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Cardiovascular Alterations associated with Interleukin-2 Therapy

  • G. A. Fonseca
  • R. G. Kilbourn
Part of the Update in Intensive Care and Emergency Medicine book series (UICM, volume 24)

Abstract

Renal cell carcinoma affects approximately 28000 patients per year in the United States. The prognosis of patients with this malignancy is poor with a 5-year survival of approximately 15% in patients with metastatic disease. Two major characteristics of the disease contribute to the low survival. First, patients usually present with advanced disease because of the lack of early clinical symptoms and the lack of cost effective screening tests. Second, this neoplasia possesses innate resistance to conventional chemotherapeutic agents. Interleukin-2 (IL-2) is among the most active agents for the treatment of disseminated renal cell carcinoma. The antitumor activity against renal cell carcinoma was first reported during early, phase I studies at the National Institute of Health [1]. Subsequent clinical trials confirmed the activity of IL-2 which lead to approval by the U.S. Food and Drug Administration for the treatment of patients with metastatic kidney cancer. Approval was based on the finding that significant, durable responses were observed (17-33%) and that some patients were cured of their disease (approximately 5%).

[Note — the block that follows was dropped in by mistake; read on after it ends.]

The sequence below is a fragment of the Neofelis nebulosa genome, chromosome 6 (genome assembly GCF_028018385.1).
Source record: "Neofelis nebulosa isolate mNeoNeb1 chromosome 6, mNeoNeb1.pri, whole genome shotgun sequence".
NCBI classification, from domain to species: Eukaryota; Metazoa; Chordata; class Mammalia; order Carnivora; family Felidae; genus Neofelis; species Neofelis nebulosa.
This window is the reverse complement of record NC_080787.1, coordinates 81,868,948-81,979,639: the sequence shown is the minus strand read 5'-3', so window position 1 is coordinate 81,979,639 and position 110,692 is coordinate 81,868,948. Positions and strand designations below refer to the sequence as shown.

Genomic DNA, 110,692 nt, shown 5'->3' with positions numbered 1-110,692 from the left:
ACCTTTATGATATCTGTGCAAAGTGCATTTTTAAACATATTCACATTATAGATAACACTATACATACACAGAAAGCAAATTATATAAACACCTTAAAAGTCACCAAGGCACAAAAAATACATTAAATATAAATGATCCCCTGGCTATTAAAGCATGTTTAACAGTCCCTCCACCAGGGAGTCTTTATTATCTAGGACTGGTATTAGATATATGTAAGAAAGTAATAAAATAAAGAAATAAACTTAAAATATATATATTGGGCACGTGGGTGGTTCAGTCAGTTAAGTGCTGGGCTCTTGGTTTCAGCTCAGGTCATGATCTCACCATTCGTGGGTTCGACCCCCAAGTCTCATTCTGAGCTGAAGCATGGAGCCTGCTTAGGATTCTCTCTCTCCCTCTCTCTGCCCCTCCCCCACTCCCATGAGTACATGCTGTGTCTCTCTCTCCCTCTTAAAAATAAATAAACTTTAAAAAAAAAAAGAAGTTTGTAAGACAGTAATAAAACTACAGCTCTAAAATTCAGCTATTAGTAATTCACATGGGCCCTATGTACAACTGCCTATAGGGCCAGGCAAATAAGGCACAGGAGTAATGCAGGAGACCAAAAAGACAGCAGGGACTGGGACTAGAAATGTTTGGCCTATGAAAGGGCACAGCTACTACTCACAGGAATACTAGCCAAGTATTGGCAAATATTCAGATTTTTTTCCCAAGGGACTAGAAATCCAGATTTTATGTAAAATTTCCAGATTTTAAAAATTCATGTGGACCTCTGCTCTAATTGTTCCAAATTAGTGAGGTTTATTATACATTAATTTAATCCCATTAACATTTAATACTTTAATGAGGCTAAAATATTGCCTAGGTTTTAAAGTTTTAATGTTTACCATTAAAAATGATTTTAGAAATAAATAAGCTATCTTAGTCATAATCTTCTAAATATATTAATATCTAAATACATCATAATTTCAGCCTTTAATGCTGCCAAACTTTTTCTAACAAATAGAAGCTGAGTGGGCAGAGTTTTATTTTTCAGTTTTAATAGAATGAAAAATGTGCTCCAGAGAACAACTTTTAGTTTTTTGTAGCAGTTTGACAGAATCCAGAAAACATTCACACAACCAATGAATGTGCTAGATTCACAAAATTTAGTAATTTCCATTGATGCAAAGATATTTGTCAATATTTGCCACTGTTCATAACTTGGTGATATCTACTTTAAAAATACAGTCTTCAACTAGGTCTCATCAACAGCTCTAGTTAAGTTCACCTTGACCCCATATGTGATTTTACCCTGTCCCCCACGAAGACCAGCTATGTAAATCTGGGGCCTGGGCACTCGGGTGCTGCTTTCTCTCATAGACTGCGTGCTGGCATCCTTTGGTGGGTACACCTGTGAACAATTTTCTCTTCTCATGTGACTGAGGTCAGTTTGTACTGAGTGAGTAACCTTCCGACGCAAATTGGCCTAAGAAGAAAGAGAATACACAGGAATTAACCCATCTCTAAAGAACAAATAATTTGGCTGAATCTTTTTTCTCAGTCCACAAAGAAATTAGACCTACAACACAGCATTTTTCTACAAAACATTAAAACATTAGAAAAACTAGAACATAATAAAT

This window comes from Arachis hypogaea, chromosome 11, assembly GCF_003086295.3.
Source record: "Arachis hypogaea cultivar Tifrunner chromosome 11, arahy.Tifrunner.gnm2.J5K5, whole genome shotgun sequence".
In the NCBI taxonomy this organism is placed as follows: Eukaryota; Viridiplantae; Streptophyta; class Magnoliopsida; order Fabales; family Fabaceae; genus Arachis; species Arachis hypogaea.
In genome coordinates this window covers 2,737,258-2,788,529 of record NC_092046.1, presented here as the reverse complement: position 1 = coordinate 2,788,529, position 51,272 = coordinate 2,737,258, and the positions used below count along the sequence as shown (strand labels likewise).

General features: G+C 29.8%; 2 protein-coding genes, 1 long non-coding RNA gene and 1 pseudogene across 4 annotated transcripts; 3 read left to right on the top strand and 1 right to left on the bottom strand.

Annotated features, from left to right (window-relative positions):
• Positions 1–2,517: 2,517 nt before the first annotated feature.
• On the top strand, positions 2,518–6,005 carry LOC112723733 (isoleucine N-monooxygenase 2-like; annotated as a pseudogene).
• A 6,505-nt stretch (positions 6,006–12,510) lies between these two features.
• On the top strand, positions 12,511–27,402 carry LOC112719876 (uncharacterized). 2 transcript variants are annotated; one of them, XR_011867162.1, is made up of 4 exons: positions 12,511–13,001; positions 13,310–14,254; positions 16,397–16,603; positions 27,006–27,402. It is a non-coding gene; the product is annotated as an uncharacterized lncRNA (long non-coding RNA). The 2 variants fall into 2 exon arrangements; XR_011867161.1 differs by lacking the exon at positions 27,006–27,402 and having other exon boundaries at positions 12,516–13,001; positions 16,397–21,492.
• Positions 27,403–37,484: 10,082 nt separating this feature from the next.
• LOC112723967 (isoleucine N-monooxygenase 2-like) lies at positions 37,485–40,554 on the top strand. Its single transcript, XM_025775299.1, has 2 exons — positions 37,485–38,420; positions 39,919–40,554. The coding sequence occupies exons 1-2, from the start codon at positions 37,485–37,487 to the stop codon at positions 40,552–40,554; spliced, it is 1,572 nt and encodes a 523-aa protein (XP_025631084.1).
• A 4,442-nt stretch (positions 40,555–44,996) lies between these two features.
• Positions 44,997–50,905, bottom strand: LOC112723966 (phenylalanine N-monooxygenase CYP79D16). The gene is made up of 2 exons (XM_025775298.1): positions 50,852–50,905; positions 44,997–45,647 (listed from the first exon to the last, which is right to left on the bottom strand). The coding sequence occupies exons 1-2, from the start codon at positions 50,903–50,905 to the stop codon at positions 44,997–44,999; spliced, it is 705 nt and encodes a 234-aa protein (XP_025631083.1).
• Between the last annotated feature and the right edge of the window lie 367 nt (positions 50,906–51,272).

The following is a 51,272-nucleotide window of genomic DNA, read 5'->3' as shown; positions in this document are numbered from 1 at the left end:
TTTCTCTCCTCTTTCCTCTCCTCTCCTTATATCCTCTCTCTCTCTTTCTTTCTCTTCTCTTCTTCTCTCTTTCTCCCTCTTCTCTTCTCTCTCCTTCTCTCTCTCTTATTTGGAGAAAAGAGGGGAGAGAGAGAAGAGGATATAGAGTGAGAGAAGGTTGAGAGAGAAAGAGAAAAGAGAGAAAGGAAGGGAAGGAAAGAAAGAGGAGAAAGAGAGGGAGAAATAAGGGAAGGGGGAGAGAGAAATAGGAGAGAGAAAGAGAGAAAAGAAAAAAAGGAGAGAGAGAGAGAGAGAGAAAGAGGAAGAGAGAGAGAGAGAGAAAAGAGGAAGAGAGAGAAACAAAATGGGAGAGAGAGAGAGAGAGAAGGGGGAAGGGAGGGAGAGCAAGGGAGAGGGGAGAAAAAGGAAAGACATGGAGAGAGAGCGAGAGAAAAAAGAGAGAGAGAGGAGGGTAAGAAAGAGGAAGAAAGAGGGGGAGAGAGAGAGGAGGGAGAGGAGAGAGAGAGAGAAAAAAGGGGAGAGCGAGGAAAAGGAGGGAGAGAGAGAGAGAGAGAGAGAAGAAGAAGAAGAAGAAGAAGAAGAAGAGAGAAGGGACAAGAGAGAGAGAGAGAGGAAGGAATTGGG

Keywords

Nitric Oxide Renal Cell Carcinoma Septic Shock Capillary Leak Syndrome Cardiovascular Alteration 
These keywords were added by machine and not by the authors. This process is experimental and the keywords may be updated as the learning algorithm improves.

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Copyright information

© Springer-Verlag Berlin Heidelberg 1995

Authors and Affiliations

  • G. A. Fonseca
  • R. G. Kilbourn

There are no affiliations available

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